Vaya con Dios, Papa

March 1, 2013

Nearly eight years ago, in the late evening of April 2, 2005, the world said goodbye to Pope John Paul II. Vaya con Dios, Papa.  As a non-Catholic who was preoccupied with my own busy life, I made little note of his passing.

Jane Jimenez

Jane Jimenez

His pontificate lasted nearly 27 years, but the only real memory I have of Pope John Paul II was seeing him standing in his Popemobile, waving to us as he sped up Central Avenue in Phoenix, just a block from my home.  He made 104 pastoral visits outside of Italy, and we felt lucky to witness history.

In the past month, one of my great joys has been watching the EWTN channel’s historical review of Popes.  I lived for over a quarter of a century during the lifetime of one of the world’s most popular religious leaders, but until this month I had seen and heard essentially nothing about Blessed Pope John Paul II.

It is easy to forget that the first commercial access to the Internet only happened in 1990, twelve Pope John Paulyears after the election of Pope John Paul II.  And YouTube did not officially debut until December, 2005, fifteen years later, too late even to provide live video coverage of his funeral.

From the evening of April 2, until his funeral on April 8, 2005, more than three million pilgrims went to Rome to pay homage to the mortal remains of Pope John Paul II. Some of them stayed in line for up to 24 hours to enter St. Peter’s Basilica. That would have been worth seeing.

Today, as I witness St. Peter’s Square filled with pilgrims, I am amazed at the Pope’s significance in our world.  Perhaps I should have understood this long before today.  But in an instant, being able to soak in the coverage of today’s events and revisit them on YouTube, I see for myself what the news has been reluctant to admit.  The world is lucky to be able to look to the Pope for leadership.

What an absolute joy to be liberated from the stranglehold our press has held on religious news!  If unable to contain positive Christian news in a black hole, main stream reporters have managed to intone darkly with their questions.  On NBC, a sober news anchor suggests that the Council of Cardinals might bring the church out of the dark ages and reward the liberal non-religious by reversing the church’s position on birth control.  Snide, all-knowing chuckles follow.

Changing channels, on EWTN, buoyant commentators revisit the high points of Pope Benedict XVI’s years in the papacy.  They love this gentle patriarch.  They pray for his well-being.  And cameras scan the vast crowds who love him, too.St. Peter's Square

In Pope Benedict’s Farewell Audience on February 27, he opened his heart to the crowds and shared fond greetings and memories with them:

They write to me as brothers and sisters, as sons and daughters, with a sense of a very affectionate family bond. Here one can sense palpably what the Church is – not an organization, an association for religious or humanitarian ends, but a living body, a communion of brothers and sisters in the Body of Christ, which makes us all one. To experience the Church in this way and to be able as it were to put one’s finger on the strength of her truth and her love, is a cause for joy at a time when so many people are speaking of her decline. But we see how the Church is alive today!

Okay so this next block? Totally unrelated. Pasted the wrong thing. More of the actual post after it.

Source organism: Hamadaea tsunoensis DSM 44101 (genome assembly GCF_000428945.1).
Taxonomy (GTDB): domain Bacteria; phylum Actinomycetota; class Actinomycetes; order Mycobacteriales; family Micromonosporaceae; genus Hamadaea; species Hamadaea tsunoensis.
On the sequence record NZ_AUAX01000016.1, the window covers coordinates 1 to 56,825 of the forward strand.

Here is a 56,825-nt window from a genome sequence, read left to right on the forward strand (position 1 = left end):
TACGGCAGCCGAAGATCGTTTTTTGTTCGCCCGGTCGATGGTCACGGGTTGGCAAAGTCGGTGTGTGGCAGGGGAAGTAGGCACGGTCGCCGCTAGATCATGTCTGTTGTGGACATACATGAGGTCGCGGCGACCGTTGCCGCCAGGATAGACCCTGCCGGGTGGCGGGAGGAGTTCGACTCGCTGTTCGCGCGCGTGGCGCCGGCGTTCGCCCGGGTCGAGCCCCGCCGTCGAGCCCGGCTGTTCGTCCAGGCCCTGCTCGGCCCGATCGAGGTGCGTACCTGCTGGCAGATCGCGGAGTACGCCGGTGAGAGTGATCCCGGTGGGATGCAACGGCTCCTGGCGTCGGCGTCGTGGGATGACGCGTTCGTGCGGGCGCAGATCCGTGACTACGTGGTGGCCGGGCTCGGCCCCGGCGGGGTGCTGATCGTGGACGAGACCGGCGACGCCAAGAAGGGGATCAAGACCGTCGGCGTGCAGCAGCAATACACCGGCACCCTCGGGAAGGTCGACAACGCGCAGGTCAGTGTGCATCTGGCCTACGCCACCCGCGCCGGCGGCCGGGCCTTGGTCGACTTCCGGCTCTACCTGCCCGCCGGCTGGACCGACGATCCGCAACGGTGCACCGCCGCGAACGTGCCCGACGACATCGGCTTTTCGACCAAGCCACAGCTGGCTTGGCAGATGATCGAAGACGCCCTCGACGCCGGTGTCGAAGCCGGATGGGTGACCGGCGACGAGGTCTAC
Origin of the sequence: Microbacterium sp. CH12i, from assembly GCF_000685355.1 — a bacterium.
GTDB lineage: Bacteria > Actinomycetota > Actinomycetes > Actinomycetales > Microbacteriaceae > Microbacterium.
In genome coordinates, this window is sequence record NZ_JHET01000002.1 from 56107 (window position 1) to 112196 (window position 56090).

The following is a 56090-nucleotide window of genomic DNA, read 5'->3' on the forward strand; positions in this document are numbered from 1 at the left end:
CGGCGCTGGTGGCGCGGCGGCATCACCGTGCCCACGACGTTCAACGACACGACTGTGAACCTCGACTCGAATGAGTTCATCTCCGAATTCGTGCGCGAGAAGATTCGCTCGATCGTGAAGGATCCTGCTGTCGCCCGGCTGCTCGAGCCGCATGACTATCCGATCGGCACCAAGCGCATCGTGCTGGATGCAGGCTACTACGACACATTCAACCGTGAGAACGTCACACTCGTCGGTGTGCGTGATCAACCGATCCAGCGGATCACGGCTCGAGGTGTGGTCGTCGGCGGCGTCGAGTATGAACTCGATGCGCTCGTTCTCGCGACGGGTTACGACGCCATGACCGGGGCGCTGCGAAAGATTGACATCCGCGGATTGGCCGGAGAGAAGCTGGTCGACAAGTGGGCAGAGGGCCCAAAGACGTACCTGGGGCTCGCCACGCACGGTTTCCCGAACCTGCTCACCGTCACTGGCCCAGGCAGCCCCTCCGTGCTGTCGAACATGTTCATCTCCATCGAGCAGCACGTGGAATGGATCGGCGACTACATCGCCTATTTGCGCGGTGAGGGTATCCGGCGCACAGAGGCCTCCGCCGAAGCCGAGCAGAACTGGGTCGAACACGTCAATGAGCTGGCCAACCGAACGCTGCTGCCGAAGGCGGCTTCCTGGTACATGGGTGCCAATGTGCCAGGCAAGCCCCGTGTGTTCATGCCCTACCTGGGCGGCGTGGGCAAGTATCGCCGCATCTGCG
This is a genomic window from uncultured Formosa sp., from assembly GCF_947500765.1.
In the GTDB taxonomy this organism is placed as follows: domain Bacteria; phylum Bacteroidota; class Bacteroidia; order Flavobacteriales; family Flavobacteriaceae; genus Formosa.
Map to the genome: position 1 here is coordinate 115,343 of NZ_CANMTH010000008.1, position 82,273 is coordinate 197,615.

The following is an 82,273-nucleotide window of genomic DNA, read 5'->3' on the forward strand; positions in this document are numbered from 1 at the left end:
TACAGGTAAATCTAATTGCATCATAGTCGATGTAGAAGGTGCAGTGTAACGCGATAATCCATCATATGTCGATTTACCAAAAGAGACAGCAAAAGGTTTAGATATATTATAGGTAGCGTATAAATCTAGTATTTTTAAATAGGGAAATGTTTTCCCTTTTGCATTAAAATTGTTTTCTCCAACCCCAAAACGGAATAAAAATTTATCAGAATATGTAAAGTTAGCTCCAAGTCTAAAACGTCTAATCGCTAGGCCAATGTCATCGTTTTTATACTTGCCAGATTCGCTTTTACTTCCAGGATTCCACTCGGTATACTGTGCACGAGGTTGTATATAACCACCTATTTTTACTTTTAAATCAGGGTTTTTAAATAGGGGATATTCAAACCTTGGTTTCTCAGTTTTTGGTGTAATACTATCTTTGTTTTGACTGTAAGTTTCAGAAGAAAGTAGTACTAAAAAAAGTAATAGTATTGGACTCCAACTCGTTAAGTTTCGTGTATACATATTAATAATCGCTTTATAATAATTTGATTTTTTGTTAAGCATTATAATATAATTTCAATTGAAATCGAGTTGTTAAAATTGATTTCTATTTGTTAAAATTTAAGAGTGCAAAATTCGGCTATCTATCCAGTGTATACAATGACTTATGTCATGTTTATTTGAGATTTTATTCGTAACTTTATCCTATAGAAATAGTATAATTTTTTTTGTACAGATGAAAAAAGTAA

The retiring Pope encourages the Church:

We are in the Year of Faith which I desired precisely to reaffirm our faith in God in a context which seems to push him more and more into the background. I should like to invite all of us to renew our firm confidence in the Lord, to entrust ourselves like children in God’s arms, certain that those arms always hold us, enabling us to press forward each day, even when the going is rough. I want everyone to feel loved by that God who gave his Son for us and who has shown us his infinite love. I want everyone to feel the joy of being a Christian.

Pope's Last DayAnd, with his farewell, he leaves us with his great assurance that God will endure even as we each will eventually make way for a future generation.

At this moment I feel great confidence, because I know, we all know, that the Gospel word of truth is the Church’s strength, it is her life. The Gospel purifies and renews, it bears fruit, wherever the community of believers hears it and receives God’s grace in truth and charity. This is my confidence, this is my joy.

Love, faith and hope…the Pope gives everyone a parting message that all faiths can cherish.  He is willing to open his arms wide with a humble embrace large enough for even his critics.  In the modern world of communication, his light cannot any longer be hidden under a basket.  It is a beacon, shining on the hill.

The crowds waving goodbye to Pope Benedict XVI reaffirm our trust in people and in the God of their faith.  From each face representing all nations, cultures and generations, love is transmitted to their beloved Papa.

We can see it.  We are a witness to truth.  We can share it with those who missed it.  And we can return again via the Internet to see it again, our visual memory of a cherished relationship that will pave the way for the next Pope.

Thank you for your service, Pope Benedict.  Thank you for your love.  And may you be greatly encouraged in knowing that we feel much loved, knowing you will fulfill your vow to pray for us into Eternity.

Vaya con Dios, Papa.